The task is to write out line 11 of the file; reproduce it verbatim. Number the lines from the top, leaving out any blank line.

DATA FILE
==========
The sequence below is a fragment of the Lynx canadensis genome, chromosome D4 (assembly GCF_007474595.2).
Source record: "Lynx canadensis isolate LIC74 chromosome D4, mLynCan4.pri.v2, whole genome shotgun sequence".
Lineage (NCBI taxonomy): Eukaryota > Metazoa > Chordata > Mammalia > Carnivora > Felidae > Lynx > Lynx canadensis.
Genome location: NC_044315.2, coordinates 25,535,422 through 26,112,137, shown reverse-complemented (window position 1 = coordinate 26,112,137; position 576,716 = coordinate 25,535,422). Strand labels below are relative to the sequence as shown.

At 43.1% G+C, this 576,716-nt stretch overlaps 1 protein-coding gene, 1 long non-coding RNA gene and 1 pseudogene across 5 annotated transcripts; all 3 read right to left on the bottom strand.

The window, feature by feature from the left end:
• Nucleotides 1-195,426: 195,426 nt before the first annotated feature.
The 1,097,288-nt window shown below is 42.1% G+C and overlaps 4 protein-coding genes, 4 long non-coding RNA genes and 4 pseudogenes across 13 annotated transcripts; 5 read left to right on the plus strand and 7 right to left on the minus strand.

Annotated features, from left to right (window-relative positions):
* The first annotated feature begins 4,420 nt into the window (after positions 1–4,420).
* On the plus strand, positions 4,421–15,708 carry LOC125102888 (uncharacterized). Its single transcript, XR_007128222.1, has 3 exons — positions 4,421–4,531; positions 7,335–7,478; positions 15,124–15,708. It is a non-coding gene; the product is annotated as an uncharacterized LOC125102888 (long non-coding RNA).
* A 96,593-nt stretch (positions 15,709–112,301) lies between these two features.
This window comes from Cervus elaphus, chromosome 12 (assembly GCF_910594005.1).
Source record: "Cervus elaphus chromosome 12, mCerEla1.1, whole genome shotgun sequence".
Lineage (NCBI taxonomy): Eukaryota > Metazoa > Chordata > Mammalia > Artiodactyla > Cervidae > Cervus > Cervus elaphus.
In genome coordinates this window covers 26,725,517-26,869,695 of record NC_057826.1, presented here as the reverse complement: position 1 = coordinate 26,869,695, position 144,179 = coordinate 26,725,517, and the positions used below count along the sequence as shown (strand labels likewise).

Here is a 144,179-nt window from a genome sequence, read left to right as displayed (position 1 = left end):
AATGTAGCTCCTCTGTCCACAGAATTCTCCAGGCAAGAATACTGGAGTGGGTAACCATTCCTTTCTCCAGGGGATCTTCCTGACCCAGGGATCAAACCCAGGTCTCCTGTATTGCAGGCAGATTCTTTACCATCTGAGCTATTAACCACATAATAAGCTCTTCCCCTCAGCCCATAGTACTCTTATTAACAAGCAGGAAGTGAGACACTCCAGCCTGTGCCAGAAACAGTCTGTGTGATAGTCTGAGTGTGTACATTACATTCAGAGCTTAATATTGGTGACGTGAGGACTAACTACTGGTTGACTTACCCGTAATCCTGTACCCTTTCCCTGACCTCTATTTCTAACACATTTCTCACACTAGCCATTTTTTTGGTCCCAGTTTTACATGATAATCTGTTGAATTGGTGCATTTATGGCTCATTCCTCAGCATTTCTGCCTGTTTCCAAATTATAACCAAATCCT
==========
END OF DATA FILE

* On the plus strand, positions 4,421–15,708 carry LOC125102888 (uncharacterized). Its single transcript, XR_007128222.1, has 3 exons — positions 4,421–4,531; positions 7,335–7,478; positions 15,124–15,708. It is a non-coding gene; the product is annotated as an uncharacterized LOC125102888 (long non-coding RNA).